I looked to see the faint outline of a feline – possibly a lion or leopard. Somewhere behind me the trees rustled – likely a giraffe feeding on the scrub.

Later, when a tickle in my throat had me coughing, my own barks were called back to me by a wildebeest (known by locals as a gnu due to the sound they make) who clearly thought I was a fellow antelope in distress.

The first call was joined by another, then another – tapping in to a whole wildlife network I didn’t know existed. Before long, without meaning to, I fell asleep, comforted by my gnu brethren in the bush below. 

The next time I opened my eyes it was to the crowing of a spurfowl. The wildebeest were gone. And, at the foot of my bed the colour had already begun to seep back into the sky.

More birds joined the dawn chorus, as the warmth from the rising sun burned through the chill of night. It was very much like waking from one of the wildest dreams I’ve ever had.

Soon the ranger would be back to collect me, to serve a hearty bush breakfast accompanied by chatter about my night out in the bush. But, for a few more minutes, the wild would still be mine alone.

And there I lingered on my bed – no longer caring about photographs – while the sun streaked gold across the tangerine sky, and Namibia’s birds sang me my own personal wake-up call. 

Need to know

GETTING THERE: Access to Etosha National Park and Onguma Nature Reserve in the north of Namibia is via Hosea Kutako International Airport (WDH), 40km / 25mi east of the capital city, Windhoek. Many people transit via Johannesburg or Cape Town in South Africa (flying time 2 hours). Options include Airlink (both) or FlyNamibia (CTN) or SAA (JNB).

The distance to self-drive to Onguma is 500km/ 270 miles northbound on paved roads and takes roughly 6 hours. You can also visit Onguma as part of a fully guided tour with Namibian experts such as Ultimate Safaris.

The best way to get to Onguma Nature Reserve is by charter flight. Wings Over Africa can be chartered directly into Onguma’s own airstrip. Other companies include Scenic Air, West Air, Desert Air and Wilderness Air. Guests can also land at Mokuti Airstrip (opposite the gate to Onguma) and book a return road transfer at around N$ 1,200.00 per vehicle (subject to change).

BEST TIME TO GO: Namibia is a great destination all year round. The best time to visit Etosha National Park is during the drier, cooler months from May to October. Less water is available during this time and the animals tend to gather around the waterholes. The wet season (November to April) is less productive for spotting wildlife but is ideal for photography as there are baby animals and the vegetation and cloud build-up provides great opportunities. December to March can be very hot.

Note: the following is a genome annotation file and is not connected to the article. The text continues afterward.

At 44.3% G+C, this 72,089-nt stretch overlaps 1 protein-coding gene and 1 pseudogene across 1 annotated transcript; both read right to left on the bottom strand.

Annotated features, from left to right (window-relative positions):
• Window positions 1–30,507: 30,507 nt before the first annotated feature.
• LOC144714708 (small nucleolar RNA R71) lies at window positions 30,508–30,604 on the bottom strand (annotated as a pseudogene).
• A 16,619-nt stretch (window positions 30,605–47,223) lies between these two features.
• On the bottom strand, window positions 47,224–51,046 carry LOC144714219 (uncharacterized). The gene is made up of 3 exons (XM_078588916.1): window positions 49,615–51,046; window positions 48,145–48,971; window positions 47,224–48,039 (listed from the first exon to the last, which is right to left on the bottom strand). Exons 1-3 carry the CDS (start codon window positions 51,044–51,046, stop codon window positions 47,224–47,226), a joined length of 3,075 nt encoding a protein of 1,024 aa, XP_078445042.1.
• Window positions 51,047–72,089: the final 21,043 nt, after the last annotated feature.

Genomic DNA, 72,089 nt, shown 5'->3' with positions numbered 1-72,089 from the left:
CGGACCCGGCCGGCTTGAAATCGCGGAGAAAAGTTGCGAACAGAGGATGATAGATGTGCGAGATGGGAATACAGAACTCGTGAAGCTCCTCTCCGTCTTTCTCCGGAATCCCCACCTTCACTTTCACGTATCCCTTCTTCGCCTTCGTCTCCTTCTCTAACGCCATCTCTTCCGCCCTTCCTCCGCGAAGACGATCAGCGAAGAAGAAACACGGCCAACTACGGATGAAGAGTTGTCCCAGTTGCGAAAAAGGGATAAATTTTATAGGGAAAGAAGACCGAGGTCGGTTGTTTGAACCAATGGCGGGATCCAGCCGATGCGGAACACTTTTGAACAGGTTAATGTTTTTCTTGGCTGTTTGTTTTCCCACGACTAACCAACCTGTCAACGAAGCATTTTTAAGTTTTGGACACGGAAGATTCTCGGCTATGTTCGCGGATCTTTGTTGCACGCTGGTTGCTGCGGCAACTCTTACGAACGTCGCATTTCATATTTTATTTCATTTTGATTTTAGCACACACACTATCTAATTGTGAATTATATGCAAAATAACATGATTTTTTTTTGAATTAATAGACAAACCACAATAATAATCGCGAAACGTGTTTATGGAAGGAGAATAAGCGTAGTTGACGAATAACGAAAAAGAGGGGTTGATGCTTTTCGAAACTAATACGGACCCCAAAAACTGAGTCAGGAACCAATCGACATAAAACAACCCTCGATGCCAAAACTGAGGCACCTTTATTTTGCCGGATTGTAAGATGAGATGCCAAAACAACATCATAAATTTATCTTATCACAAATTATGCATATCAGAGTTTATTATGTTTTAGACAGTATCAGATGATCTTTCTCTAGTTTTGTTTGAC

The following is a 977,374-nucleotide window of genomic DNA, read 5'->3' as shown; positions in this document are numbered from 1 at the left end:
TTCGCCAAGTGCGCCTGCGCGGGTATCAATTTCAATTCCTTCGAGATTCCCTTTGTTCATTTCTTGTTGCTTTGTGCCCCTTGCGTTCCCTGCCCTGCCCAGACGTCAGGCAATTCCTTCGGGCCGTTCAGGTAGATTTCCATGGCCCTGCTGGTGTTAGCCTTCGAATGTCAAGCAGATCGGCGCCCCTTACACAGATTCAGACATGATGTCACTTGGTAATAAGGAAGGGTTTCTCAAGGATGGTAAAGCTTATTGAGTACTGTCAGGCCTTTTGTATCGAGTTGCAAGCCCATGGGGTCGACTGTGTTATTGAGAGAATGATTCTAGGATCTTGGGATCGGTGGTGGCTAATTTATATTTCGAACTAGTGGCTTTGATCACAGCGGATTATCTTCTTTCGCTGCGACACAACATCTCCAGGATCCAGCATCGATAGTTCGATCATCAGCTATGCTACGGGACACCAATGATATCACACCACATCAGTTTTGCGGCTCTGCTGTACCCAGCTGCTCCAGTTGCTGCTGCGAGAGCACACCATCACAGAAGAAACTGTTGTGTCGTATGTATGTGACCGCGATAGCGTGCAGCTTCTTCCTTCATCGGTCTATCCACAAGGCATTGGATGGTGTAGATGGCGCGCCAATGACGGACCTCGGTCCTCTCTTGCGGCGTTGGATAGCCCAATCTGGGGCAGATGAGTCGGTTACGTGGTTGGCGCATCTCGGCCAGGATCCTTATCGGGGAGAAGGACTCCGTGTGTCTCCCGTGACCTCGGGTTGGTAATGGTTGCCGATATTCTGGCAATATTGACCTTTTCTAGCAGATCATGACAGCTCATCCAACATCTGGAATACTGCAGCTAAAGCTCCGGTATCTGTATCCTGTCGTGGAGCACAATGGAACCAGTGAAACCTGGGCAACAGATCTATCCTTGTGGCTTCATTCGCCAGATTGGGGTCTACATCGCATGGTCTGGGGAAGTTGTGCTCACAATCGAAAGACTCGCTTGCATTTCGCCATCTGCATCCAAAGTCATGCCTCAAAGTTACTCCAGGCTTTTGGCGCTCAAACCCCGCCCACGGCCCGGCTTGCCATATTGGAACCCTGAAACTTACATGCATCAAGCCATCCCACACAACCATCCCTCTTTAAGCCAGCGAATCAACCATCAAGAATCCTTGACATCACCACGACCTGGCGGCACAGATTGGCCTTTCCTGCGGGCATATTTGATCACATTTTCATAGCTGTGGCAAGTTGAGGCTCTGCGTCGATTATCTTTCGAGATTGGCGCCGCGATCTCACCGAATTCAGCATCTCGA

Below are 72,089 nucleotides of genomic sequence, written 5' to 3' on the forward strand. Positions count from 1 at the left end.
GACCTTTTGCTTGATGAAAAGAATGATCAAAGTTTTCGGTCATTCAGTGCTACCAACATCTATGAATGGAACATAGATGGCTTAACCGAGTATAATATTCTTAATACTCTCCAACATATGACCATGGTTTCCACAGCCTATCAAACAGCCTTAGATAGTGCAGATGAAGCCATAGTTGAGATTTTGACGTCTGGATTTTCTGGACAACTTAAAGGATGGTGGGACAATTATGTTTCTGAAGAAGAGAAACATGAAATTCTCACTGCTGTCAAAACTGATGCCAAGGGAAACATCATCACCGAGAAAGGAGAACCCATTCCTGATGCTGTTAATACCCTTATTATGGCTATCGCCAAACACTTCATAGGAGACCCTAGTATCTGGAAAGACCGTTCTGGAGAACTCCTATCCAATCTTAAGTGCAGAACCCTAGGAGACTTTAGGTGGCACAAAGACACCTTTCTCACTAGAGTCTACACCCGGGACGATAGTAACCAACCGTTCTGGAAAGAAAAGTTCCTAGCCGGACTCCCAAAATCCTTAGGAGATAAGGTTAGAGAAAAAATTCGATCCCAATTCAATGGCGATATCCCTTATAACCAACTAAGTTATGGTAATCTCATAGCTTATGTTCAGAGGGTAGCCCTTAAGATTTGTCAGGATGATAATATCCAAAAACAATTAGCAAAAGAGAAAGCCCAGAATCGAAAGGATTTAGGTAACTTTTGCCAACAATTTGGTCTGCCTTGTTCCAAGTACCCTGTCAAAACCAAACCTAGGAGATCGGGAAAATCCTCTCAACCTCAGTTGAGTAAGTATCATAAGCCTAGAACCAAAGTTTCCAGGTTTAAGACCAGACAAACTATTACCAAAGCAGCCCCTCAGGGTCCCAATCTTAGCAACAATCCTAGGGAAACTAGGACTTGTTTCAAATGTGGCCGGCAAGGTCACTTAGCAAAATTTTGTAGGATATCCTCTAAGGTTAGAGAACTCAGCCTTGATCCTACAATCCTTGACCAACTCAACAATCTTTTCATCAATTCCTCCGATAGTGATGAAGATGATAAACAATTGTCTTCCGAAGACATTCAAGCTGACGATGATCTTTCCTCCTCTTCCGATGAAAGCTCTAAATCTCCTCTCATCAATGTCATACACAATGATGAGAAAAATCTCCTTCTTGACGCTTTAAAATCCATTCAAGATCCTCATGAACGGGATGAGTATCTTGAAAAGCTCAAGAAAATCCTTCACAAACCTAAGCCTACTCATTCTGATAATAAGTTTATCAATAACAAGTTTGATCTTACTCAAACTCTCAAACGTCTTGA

WHERE TO STAY: Zannier Hotels Omaanda is a great location to overnight near Windhoek before your flight or road trip to Onguma. Onguma Safari Camps offers a choice of five safari lodges including the new Camp Kala, The Fort, Tented Camp, Forest Camp and Bush Camp. You must be booked into one of the Onguma lodges to experience the Dream Cruiser. Booking is essential and subject to weather conditions.

FOOD: Onguma works in partnership with Oshivelo Farm in a corner of the reserve. They employ 150-180 local people (80% women) all year round and in picking season, up to 280. This is one of the main vegetable producers in Namibia. Guests also enjoy “Farm to Fork” produce served at the lodges – and at bush breakfasts and boma dinners under the stars.

MUST PACK ITEM: Pack layers as nights can be chilly but days are hot. For charter flights you are usually limited by weight and must pack in a soft bag so less is more. Bring your camera and a good pair of binoculars – although there are binoculars supplied on some of the Onguma vehicles.

HOW TO DO IT: Carrier (0161 492 1353, www.carrier.co.uk) offers a 5 night Onguma package from £8,495 per person based on 2 adults sharing. Price includes 1 night in a One Bedroom Hut at Zannier Hotels Omaanda in Windhoek with full board, 1 activity and drinks, followed by 4 nights in a Suite at the new Onguma Camp Kala, Onguma Private Nature Reserve, including the Onguma Dream Cruiser sleep out experience, on a fully inclusive basis. Price also includes return economy flights with British Airways from London Heathrow via Johannesburg, private transfers and return Private Charter flights to Onguma. Price based on departure 31 October 2023.

WHY GO: Namibia is an incredible destination with dramatic scenery and vast tracts of land and is the second least densely populated country in the world. In the north, Etosha’s famous salt pan is so enormous it can be seen from space.

In addition to being home to four of the “Big 5” (no buffalo), it is known for elephant, rare black rhino and its 340 species of birds. Staying at Onguma gives you the private reserve experience away from the crowds, but with easy access to Etosha for day drives. We recommend staying at least four nights to allow enough time to explore both Onguma Nature Reserve and Etosha National Park.

More information

Watch the trailer for A day in the life of the Onguma Nature Reserve here and see the entire docu-series at onguma.com/onguma-media.

This article was brought to you in partnership with Onguma Nature Reserve, located on the fringe of Etosha National Park in Namibia.

Onguma is home to four of the Big Five safari animals and features five lodges, two campsites and 34,000 hectares of private wilderness to explore.